The survey also asked Georgians about their attitude towards people who collect money in their neighbourhood to fix problems. 77% of Georgians respect these people because they spend energy to solve problems which concern everyone. In contrast, only 3% of Georgians say that they are suspicious of people who collect money in their neighbourhood because they make a profit out of it.
Neighbours who collaborate are more likely to keep their houses and yards in good repair. This post has showed that many Georgian neighbourhoods have quite close-knit groups with a potential for improved collaboration. While lack of communication about problems that affect everyone remains a hindrance to collaboration, CRRC data suggest that those who take the initiative to organize and help in solving common problems are respected by others.
Tuesday, June 26, 2012
It seems like an exciting possibility. So does Freelancer.com work for statistical expertise?
Unfortunately, Freelancer.com runs far below expectations. (This is a polite way of saying that the system is dysfunctional for anyone with advanced needs.) The website is clunky, hard to maneuver, stitched together on the fly, probably useful for the most basic transactions, but not for more sophisticated transactions. It's also dreadfully slow.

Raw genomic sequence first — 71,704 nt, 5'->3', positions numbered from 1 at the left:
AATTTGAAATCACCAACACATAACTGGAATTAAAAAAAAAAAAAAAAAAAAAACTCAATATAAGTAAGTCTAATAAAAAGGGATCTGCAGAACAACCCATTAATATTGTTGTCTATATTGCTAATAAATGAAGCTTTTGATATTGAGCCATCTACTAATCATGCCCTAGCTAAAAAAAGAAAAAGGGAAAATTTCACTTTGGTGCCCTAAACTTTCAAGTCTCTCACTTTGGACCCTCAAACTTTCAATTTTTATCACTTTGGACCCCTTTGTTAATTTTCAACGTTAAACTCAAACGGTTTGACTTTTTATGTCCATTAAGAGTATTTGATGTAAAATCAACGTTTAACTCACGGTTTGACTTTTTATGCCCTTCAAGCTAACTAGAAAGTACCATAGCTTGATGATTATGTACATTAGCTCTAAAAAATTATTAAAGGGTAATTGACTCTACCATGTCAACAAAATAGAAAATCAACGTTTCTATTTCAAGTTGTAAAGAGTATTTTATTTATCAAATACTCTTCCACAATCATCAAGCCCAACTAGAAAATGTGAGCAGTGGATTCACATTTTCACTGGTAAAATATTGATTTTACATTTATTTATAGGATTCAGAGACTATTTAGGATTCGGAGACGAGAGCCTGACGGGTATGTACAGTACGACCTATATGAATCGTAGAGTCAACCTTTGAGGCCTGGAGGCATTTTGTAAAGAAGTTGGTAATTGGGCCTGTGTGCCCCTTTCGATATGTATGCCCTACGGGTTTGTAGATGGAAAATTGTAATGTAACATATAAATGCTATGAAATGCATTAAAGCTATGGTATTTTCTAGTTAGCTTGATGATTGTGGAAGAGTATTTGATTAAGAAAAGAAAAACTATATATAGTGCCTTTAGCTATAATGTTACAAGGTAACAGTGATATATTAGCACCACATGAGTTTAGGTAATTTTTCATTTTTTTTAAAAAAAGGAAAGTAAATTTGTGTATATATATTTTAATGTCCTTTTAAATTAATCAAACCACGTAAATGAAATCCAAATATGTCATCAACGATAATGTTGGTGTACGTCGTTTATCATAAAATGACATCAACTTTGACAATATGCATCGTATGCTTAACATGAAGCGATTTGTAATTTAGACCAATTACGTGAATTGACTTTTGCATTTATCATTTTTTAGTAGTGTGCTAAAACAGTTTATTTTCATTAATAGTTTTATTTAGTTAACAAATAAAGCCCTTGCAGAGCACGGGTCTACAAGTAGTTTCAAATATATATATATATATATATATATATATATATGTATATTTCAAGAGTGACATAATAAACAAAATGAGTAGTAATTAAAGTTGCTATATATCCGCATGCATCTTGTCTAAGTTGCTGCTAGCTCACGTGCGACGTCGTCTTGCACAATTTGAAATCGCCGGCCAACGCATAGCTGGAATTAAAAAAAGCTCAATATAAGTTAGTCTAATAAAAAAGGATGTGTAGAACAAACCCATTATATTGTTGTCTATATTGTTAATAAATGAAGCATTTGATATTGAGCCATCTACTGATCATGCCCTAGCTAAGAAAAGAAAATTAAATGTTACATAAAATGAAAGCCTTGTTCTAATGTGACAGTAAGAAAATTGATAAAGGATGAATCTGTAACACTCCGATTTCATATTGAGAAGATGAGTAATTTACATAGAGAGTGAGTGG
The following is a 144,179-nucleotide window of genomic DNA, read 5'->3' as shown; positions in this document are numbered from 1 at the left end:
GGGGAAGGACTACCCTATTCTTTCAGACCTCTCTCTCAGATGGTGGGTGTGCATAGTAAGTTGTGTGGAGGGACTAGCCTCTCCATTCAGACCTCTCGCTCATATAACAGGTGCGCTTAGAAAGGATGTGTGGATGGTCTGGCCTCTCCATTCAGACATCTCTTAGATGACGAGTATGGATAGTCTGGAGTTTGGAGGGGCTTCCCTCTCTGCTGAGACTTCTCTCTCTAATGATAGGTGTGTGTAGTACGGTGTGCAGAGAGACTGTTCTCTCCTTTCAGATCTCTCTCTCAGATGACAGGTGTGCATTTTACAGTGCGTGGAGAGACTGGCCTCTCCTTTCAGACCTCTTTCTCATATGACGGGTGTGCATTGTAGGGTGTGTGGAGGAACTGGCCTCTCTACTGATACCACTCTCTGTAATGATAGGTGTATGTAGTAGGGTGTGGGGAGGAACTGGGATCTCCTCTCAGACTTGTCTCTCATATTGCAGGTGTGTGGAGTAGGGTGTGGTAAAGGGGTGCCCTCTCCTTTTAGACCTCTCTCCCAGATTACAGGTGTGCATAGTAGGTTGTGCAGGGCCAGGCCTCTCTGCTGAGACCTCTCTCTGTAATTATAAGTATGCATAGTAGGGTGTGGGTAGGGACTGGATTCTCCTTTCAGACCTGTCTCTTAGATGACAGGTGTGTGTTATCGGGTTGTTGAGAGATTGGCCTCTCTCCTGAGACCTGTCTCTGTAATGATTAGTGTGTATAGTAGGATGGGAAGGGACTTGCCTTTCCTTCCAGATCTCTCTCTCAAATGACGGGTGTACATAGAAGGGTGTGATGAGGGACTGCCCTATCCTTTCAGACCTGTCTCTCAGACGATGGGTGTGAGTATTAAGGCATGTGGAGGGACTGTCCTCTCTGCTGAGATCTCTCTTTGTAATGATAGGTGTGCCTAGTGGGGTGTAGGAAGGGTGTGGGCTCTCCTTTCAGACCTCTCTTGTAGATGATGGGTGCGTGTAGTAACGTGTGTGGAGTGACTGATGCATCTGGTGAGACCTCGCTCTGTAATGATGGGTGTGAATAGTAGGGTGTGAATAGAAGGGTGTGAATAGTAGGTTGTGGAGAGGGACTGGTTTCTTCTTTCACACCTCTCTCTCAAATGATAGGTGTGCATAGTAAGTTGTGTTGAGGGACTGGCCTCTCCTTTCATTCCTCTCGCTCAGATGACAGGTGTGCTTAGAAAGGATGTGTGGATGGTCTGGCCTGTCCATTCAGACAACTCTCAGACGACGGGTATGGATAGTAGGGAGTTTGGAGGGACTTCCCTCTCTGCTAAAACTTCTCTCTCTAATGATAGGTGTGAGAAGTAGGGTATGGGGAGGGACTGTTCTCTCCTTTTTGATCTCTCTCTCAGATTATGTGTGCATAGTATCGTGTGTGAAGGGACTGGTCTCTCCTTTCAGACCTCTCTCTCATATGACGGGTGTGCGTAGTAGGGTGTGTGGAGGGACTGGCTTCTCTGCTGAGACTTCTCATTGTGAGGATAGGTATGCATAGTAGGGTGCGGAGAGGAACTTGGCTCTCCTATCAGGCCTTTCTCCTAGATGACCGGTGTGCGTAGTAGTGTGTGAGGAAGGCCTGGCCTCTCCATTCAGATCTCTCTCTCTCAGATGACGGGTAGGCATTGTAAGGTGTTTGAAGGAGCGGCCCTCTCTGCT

As for the quality of the bids on Freelancer.com, we received two good ones, among the 23 bids. But the majority are people who plainly shouldn't be bidding, since they have no clue what they're writing about. This creates extra work, as you sort through things. Unfortunately the system for evaluating these bids is not good – remarks that you enter disappear, and while there is all sorts of supposed snazzyness to the left and the right on your screen, it really seems as if no one has done any usability tests. You run around in circles. If Freelancer had intended to set up a system to make it deliberately difficult to choose, they would have done a splendid job.
Freelancer.com does have support, but it doesn't work for you. Several times I received no response. When persisting (because I wanted access to deliverables I had set), I was told to wait "around 2 minutes", and more than 15 min. later I still hadn't heard back (see below). I then was instructed to read their FAQs on issues even though clearly the website didn't work. 50 minutes later I was still online with support giving me intermittent attention, still trying to find a fix for a very basic problem. And in the end, when they couldn't fix the problem – they just threw me out of their support line and terminated the conversation.